Updated: May 11
Photo credit: Shutterstock In 2020, Kaapittiaq committed to reducing the environmental footprint of its company. Decreasing the amount of plastics used in our packaging was a specific priority for us. The Canadian Arctic is the unfortunate recipient of much of the world's ocean-based plastics, which wreak a host of issues on both terrestrial and marine environments. We do not want Kaapittiaq being part of this detrimental process.
Over the last year, we have been researching options for minimizing our use of plastics and using this information to design our own, more environmentally sustainable bags. Our first attempt is made from 70% compostable and 30% recyclable materials. While our target is to have our bags be 100% compostable ( meaning packaging that is 100% organic matter that breaks down to produce soil), it is a goal that we will continue to work towards.
While multiple compostable and biodegradable packages already exist on the market, their ability to fully decompose can vary. Many of the leading plant-based packaging companies have reached a point of 60-70% compostability. They often use plant-based and renewable materials to replace the use of plastics for critical components such as bag lining (which functions as a moisture barrier for the coffee), opening zippers and de-gassing valves. The technology for plant-based substitutes for these typically plastic-based components is still in its early stages, with the shelf-life and material flexibility of many products still not equaling their plastic counterparts. This is a real concern when one operates from an Arctic environment, whose temperatures, shipping, and storage conditions often provide every stress test imaginable for product packaging. Another obstacle to transitioning towards compostable packaging is the price, with many of the existing compostable coffee bags on the market ranging from $1.50-$2.25/ bag; a cost that is not sustainable for a start-up business such as our own. By direct sourcing the materials and manufacture of our own bags, we have been able to reduce this cost closer to $0.25/bag. This comes with its own environmental issues associated with pan-global sourcing and shipping, which we are increases the carbon footprint of each bag.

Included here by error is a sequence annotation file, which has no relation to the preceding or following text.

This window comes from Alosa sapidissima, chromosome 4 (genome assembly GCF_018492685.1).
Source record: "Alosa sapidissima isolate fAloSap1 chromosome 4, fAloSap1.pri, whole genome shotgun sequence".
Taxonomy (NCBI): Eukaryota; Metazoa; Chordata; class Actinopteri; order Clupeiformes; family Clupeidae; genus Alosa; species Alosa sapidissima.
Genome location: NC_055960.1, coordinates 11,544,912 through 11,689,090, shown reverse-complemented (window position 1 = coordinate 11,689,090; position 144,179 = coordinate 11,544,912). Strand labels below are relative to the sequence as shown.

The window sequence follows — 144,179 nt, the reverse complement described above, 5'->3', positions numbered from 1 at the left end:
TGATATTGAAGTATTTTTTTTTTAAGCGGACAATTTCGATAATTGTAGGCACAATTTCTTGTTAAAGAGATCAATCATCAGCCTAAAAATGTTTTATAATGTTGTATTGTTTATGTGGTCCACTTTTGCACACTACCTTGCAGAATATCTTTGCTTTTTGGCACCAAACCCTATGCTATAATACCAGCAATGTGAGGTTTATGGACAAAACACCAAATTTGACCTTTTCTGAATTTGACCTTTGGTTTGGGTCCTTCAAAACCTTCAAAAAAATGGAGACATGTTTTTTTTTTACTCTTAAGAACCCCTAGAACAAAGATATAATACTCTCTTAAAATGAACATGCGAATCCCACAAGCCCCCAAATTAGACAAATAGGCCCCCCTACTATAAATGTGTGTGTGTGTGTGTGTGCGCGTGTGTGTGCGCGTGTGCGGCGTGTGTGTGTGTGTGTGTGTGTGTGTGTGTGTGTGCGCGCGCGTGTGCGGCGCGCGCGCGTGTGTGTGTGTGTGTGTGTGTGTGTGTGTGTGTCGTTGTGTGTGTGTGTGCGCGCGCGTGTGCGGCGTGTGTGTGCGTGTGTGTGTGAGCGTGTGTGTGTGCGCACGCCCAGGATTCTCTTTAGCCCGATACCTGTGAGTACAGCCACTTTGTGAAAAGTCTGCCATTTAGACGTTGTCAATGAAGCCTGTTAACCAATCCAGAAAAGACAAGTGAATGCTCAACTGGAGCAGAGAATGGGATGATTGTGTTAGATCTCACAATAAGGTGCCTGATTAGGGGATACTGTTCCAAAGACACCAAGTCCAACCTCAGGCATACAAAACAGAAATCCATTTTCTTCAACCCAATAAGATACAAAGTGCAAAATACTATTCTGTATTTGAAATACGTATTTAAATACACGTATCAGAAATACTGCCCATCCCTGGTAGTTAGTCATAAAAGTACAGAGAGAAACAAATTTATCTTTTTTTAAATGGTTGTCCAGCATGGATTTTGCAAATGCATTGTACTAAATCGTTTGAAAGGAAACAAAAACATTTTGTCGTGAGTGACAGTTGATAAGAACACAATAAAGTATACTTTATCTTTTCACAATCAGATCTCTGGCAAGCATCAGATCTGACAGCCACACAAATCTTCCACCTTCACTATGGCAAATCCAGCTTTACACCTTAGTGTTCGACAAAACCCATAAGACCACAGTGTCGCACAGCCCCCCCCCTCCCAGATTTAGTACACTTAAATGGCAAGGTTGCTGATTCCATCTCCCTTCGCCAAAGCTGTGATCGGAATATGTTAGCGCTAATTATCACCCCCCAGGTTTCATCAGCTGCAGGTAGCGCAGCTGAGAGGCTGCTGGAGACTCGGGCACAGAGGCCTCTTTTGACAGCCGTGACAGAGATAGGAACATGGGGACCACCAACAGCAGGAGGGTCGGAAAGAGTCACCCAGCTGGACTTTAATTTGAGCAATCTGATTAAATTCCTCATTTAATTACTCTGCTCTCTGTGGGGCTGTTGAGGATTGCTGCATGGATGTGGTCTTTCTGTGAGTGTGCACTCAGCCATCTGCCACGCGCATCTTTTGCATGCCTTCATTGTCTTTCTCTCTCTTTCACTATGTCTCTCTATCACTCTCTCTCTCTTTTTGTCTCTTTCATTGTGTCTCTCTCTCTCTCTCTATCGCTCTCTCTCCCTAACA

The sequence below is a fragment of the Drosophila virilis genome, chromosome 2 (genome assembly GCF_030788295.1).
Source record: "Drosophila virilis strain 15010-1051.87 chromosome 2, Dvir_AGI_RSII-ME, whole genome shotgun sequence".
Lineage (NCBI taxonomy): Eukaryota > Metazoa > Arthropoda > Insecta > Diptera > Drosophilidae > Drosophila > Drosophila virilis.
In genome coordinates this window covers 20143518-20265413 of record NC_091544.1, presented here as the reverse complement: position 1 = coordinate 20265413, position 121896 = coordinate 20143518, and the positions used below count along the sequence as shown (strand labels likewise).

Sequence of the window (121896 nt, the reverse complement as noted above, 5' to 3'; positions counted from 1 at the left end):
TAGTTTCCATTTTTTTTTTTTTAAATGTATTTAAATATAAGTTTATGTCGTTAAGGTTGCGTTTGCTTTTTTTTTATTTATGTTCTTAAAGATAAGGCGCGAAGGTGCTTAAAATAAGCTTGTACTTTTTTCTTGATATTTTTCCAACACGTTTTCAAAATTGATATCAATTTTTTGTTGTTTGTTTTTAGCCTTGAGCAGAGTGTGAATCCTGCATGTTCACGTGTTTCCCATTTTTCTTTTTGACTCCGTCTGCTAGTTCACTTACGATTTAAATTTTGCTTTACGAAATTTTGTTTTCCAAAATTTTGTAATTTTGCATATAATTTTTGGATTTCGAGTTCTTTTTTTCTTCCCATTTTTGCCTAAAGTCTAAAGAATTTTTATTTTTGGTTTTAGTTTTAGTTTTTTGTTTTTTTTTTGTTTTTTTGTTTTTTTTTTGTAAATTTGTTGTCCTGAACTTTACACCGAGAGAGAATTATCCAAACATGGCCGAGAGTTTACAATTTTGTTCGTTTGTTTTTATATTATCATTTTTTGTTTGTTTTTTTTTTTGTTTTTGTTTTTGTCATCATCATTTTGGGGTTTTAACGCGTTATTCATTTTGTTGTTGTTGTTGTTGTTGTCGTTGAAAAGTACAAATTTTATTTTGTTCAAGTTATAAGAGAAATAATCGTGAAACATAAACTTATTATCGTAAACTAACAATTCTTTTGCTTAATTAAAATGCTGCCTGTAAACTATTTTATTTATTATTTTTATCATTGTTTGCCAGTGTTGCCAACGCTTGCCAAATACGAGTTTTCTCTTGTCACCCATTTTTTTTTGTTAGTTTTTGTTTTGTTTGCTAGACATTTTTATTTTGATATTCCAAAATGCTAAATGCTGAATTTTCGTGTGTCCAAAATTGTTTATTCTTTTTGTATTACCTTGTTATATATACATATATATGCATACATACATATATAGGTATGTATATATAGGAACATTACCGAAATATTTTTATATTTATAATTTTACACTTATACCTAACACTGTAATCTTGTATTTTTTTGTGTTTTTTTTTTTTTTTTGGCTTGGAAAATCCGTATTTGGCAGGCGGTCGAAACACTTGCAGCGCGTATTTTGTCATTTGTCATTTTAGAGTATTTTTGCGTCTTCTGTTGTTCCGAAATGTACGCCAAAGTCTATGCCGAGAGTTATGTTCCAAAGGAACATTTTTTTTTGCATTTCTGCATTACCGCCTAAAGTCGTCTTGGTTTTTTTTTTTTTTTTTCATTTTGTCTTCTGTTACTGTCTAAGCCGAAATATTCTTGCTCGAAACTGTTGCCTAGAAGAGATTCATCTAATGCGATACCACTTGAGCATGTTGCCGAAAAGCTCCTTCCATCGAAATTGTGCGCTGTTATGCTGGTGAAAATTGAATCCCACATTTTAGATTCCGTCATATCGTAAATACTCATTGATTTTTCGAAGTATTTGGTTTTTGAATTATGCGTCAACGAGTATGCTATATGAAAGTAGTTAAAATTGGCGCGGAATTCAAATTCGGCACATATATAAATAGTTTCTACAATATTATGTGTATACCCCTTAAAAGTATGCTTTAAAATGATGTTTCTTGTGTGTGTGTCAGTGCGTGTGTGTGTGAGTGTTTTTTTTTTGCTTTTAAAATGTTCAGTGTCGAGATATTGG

Many compostable bag manufacturers are quick to point out that a more compostable version of their product is already well into development, and that the costs of compostability performance are rapidly decreasing.
Based on our research, we have manufactured our first bags to target plastic reduction. The outer layers of the bag are created from waxed craft paper made from 100% plant-based materials. We've used a recyclable PET material to form the bag's lining and vapour barrier, as well as de-gassing valves and zipper. While not an ideal solution for the Arctic environment, where recycling services are not often available, we have heavily reduced plastic use while creating a bag that can reliably uphold the freshness and high quality of our coffee.
We are currently researching new, plant-based materials to replace these plastics in the next version of our packages. We are always on the lookout for new research and product partners to help us create an affordable and environmentally low-impact bag, and welcome collaboration.
If you have ideas or are in a position to help with our mission, please reach out to us at firstname.lastname@example.org.